Kazmir comes with some risks, since he will be 33 years old throughout the entirety of the 2017 campaign. He also dealt with thoracic spine inflammation in 2016 in his first year with the Dodgers and pitched just one inning after Aug. 22.

The journeyman has played for the Tampa Bay Rays, Los Angeles Angels, Cleveland Indians, Houston Astros, Oakland Athletics and Dodgers throughout his career and finished the 2016 campaign with a 4.56 ERA, 1.36 WHIP and 134 strikeouts in 136.1 innings. The recent numbers don’t exactly turn heads, but he is a three-time All-Star (2006, 2008 and 2014) with six seasons of a sub-4.00 ERA on his resume.

The injury problems are a concern considering he made a mere one start in 2011 and didn’t pitch in 2012, but he did tally 26 or more starts in each of the last four seasons.

He is a high-risk, high-reward endeavor who could attract teams looking for starting pitching depth on the trade market instead of through free agency.

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Tyson Ross Is Fascinating New Possibility on Dismal MLB Free-Agent Market

Under normal circumstances, a pitcher coming off a major shoulder procedure who posted an 11.81 ERA in extremely limited action the previous season wouldn’t be a winter head-turner.

These aren’t normal circumstances.

The free-agent shelves are bare, especially in the starting pitcher department. Marquee trade options may require ludicrous expenditures of young talent. 

Enter Tyson Ross. Flawed as he is, he’s a name worth following.

On Friday, the San Diego Padres didn’t tender Ross a contract, making the 29-year-old right-hander a free agent.

Ross underwent thoracic outlet syndrome surgery in October. The recovery time is usually between four and six months, per AJ Cassavell of MLB.com, which means Ross could be available at the start of the 2017 season if not before.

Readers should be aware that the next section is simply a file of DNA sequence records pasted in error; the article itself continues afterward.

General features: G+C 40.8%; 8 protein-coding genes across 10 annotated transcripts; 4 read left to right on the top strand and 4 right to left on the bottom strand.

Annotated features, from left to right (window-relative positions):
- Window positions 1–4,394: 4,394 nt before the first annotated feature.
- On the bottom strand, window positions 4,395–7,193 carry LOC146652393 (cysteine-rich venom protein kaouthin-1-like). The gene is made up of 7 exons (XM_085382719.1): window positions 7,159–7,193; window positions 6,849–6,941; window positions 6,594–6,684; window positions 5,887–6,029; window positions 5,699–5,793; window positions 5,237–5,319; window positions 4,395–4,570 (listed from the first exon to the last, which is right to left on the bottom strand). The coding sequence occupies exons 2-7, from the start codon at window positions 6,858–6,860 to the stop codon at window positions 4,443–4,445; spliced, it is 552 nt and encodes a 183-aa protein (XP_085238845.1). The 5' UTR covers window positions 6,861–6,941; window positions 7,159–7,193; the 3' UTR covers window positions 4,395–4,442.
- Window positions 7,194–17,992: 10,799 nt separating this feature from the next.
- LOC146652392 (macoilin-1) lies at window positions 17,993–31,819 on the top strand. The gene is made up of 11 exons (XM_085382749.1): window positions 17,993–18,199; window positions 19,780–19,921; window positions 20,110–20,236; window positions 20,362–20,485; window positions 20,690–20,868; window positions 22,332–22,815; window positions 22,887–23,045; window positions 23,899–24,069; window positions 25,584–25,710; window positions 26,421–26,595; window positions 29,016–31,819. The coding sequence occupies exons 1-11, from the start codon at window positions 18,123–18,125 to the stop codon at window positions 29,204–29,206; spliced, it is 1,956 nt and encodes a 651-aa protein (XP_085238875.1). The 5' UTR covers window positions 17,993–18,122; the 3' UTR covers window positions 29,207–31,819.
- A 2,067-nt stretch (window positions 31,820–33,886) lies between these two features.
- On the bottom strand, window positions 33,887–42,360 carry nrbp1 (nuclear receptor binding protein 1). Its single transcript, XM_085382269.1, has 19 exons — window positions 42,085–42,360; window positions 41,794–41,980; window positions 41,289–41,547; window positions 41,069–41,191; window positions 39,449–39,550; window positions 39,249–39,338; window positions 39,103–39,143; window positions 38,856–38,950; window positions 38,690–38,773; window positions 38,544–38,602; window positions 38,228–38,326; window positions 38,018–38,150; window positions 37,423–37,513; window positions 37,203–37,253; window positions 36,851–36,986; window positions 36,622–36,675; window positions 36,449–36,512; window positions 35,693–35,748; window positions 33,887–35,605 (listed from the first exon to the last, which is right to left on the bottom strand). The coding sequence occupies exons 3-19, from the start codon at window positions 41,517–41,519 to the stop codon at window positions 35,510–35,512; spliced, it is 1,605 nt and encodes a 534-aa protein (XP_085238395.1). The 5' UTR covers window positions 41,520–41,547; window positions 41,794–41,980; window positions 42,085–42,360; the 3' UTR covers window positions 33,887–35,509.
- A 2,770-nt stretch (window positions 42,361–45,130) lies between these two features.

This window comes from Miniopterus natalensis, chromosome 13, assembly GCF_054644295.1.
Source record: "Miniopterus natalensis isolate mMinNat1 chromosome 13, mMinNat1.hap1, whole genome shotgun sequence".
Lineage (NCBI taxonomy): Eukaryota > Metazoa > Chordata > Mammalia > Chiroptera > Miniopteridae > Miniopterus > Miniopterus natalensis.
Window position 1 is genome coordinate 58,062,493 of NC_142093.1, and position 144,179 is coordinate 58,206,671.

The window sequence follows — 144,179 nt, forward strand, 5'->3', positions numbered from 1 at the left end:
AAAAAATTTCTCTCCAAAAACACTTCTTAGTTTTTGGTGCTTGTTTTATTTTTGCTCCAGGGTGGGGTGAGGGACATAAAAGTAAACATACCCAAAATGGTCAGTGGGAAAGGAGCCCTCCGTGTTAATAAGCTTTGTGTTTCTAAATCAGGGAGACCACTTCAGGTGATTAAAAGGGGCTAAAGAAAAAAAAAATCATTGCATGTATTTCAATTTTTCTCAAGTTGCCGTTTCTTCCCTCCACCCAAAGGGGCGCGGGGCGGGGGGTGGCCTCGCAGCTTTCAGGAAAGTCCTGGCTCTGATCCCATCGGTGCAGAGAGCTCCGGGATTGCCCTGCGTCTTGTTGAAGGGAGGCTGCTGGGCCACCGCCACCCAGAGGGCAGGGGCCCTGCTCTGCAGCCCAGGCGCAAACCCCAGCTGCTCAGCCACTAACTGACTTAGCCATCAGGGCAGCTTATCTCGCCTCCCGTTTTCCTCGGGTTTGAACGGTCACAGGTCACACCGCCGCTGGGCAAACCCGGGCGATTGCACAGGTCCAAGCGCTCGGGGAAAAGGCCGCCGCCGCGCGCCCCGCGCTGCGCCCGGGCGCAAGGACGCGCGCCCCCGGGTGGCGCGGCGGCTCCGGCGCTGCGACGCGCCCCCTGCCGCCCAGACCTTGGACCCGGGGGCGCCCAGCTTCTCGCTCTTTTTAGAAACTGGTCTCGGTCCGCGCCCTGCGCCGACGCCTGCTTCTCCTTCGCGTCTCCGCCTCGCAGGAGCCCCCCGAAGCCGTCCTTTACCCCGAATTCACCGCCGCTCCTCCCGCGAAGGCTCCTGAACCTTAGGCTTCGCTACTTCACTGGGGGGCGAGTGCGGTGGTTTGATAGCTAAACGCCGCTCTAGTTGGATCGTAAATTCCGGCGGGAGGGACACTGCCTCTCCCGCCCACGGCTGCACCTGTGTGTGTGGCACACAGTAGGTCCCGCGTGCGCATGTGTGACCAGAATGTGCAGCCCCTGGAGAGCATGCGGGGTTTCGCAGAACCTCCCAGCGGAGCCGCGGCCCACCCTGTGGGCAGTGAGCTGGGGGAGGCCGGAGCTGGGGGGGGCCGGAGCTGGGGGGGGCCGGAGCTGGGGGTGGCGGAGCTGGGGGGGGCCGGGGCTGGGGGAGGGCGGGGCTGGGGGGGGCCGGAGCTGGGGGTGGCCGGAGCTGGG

It’s always a gamble to sink dollars into a player recovering from a debilitating injury, especially a pitcher. Not so long ago, however, Ross was a sizzling hot commodity.

In 2014, he posted a 2.81 ERA with 195 strikeouts in 195.2 innings and made the All-Star team. In 2015, he fanned 212 in 196 innings with a 3.26 ERA.

His name floated through the trade-rumor mill last winter, but the Pads had some justifiably sky-high demands, as CBS Sports’ Matt Snyder noted:

It’s easy to conjure Javier Baez’s breakout performance in the 2016 postseason and scoff at the notion. It shows, however, how high Ross’ stock was soaring.

Coughing up seven earned runs in his only 2016 start—on Opening Day, no lessand eventually going under the knife knocked Ross down several dozen pegs. 

But in a dismal class headlined by 36-year-old Rich Hill followed by a mishmash of middling options such as Jason Hammel, Ivan Nova and Doug Fister, Ross sparkles with high-reward possibility. 

There are high-profile trade candidates such as the Chicago White Sox‘s Chris Sale and Detroit Tigers‘ Justin Verlander, but they’ll cost a trove of prospects.

Ross, on the other hand, won’t take minor league chips and could be had on a shorter-term, incentive-laden deal. 

Other pitchers have returned successfully from thoracic outlet syndrome surgery. Jaime Garcia underwent the procedure in 2014 and posted a 2.43 ERA the following season for the St. Louis Cardinals

It’s not all sunshine and roses. It’s an uncommon surgery, and the results are often less than stellar, as Nick Lampe of Beyond the Box Score starkly spelled out.

Still, Ross will surely draw attention from a number of clubs, including—but by no means limited to—the Los Angeles Dodgers, Miami Marlins, New York Yankees and Baltimore OriolesPhil Rogers of MLB.com said Ross has been “a favorite” of the Chicago Cubs front office for some time.

Even the Friars aren’t slamming the door.

“The interest is there for us,” San Diego general manager A.J. Preller said after the Padres non-tendered Ross, per Dennis Lin of the San Diego Union-Tribune. “We know what kind of competitor he is, what kind of worker he is.” 

The Pads, CBS Sports’ Matt Snyder noted, would likely have had to pay Ross upward of $10 million in arbitration, so any reunion would require a significant cut from that high-water mark. 

More likely, Ross will don a different uniform and become a classic reclamation project.

He’s not a sure thing. He might even be a long shot. He’s a possible diamond in the rubble, however, the type of player we could be looking back on in nine or 10 months while talking about bargains and rebirths. 

The projection systems are bullish, with Steamer foretelling a 3.41 ERA in 181 innings. That’s the stuff of a solid mid-rotation starter.

What if Ross could regain his 2014-15 mojo, though? What if he could transform back into the All-Star who warranted Javy Baez rumors?

Is that probable? No. Possible? You bet.

If you can’t dream in early December, when can you?